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    pat

    read both:

    2 Sept: UK Spectator: Resilience, not devastation, is the real story of the Texas floods
    Houston’s response to Hurricane Harvey is a lesson for the world
    by Rupert Darwall and Fraser Nelson
    https://www.spectator.co.uk/2017/09/resilience-not-devastation-is-the-real-story-of-the-texas-floods/

    31 Aug: NYT: Bret Stephens: Hurricanes, Climate and the Capitalist Offset
    https://www.nytimes.com/2017/08/31/opinion/hurricanes-climate-capitalists-wealth-.html?mcubz=0

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    pat

    not sure BBC is telling the full story:

    2 Sept: BBC: Solar power deal will lower social tenants’ energy bills
    Solar panels are to be installed in 800,000 low-income homes across England and Wales over the next five years, as part of a new government scheme.
    The Dutch firm, Maas Capital is investing £160m in the project.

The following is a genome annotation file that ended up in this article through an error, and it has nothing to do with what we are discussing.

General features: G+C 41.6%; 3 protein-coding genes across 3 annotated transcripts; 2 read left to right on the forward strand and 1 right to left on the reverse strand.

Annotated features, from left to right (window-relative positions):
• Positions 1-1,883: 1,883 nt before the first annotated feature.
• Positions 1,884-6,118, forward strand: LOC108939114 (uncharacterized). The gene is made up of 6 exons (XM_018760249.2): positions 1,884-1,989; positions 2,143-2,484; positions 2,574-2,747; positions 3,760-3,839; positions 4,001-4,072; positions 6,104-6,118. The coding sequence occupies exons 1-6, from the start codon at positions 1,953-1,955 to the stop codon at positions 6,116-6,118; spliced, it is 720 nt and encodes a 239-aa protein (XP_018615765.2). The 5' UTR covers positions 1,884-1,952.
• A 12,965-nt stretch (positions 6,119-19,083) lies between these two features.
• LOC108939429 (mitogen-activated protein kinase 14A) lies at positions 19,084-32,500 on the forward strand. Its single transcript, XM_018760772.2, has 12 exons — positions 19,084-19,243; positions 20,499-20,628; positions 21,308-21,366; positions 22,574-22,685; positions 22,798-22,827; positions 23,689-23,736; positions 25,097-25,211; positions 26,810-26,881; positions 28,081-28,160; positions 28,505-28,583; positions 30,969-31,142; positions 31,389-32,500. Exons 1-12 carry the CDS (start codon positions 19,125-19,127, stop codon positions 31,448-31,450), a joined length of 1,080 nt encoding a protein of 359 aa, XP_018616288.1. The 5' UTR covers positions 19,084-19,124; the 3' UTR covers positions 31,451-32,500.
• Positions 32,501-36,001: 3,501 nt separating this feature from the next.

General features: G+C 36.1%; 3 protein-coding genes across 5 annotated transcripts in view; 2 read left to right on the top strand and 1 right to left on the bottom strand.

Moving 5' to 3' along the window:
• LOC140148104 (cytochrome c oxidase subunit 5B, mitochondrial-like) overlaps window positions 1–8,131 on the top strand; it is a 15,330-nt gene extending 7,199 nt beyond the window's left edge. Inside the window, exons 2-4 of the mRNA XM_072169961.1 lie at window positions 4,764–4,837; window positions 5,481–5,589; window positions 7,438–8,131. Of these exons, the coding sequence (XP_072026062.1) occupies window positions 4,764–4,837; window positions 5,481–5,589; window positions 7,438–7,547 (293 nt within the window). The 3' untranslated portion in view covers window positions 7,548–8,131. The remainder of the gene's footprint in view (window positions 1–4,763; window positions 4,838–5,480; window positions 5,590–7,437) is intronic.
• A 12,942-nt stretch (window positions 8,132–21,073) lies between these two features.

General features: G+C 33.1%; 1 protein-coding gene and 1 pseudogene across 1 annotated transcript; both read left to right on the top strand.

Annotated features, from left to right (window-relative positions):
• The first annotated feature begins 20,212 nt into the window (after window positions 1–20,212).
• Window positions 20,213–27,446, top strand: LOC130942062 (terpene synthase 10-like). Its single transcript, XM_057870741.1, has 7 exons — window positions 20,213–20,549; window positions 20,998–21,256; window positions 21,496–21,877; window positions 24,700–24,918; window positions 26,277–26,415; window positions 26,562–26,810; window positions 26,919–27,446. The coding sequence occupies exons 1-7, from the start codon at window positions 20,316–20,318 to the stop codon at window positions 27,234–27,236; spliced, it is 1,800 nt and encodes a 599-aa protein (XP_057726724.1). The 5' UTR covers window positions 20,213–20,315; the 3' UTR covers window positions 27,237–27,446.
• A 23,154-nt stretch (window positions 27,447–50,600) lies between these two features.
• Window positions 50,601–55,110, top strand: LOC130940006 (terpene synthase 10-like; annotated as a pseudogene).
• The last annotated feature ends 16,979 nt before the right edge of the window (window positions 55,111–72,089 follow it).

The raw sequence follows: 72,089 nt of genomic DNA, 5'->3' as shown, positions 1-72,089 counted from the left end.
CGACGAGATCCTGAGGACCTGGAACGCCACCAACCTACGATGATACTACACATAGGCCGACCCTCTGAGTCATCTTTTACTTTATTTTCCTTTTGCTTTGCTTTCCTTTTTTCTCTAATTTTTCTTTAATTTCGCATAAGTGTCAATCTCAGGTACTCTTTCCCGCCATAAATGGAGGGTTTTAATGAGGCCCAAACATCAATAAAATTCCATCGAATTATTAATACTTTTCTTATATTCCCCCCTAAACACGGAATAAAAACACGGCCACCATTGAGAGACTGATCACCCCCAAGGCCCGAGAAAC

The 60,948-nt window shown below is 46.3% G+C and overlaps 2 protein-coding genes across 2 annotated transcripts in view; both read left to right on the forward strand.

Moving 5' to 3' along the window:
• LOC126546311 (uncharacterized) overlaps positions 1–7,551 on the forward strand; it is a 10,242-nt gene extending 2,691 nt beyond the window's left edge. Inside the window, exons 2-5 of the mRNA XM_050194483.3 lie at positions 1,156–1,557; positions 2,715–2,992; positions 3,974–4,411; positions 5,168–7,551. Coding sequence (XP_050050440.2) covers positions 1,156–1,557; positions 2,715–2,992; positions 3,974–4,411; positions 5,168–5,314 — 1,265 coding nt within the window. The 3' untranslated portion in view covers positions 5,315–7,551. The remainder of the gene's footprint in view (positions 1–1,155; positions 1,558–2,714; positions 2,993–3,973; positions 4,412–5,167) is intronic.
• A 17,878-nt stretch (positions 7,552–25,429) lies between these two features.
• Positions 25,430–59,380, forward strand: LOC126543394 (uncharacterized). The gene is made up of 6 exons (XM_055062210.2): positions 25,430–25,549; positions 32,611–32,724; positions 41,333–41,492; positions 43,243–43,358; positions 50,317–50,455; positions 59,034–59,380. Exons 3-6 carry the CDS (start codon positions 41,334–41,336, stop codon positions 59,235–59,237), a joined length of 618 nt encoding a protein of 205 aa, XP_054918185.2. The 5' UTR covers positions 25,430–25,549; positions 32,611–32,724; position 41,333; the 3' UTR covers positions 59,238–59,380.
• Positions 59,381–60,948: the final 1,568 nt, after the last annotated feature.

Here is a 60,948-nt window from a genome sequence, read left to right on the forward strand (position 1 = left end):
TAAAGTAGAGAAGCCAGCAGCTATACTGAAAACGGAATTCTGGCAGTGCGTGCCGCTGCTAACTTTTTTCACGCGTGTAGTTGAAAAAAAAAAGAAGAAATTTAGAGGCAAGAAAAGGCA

The panels, which will be free to tenants, are expected to cut hundreds of pounds from energy bills, according to the firm Solarplicity…

    Speaking at the site, International Trade minister Greg Hands said: “This initial £160m capital expenditure programme will deliver massive benefits to some of the UK’s poorest households.
    “As well as creating 1,000 jobs and delivering cheaper energy bills for up to 800,000 homes, it shows yet another vote of confidence in the UK as a place to invest and do business.”
    The firm providing the panels, Solarplicity, will work with more than 40 social landlords, including local authorities across England and Wales…

    Julian Bell, leader of Ealing Council welcomed the scheme, but said its own programme of installing solar panels had been curtailed after the government reduced the feed-in tariffs that offered a return on electricity generated from small scale energy schemes.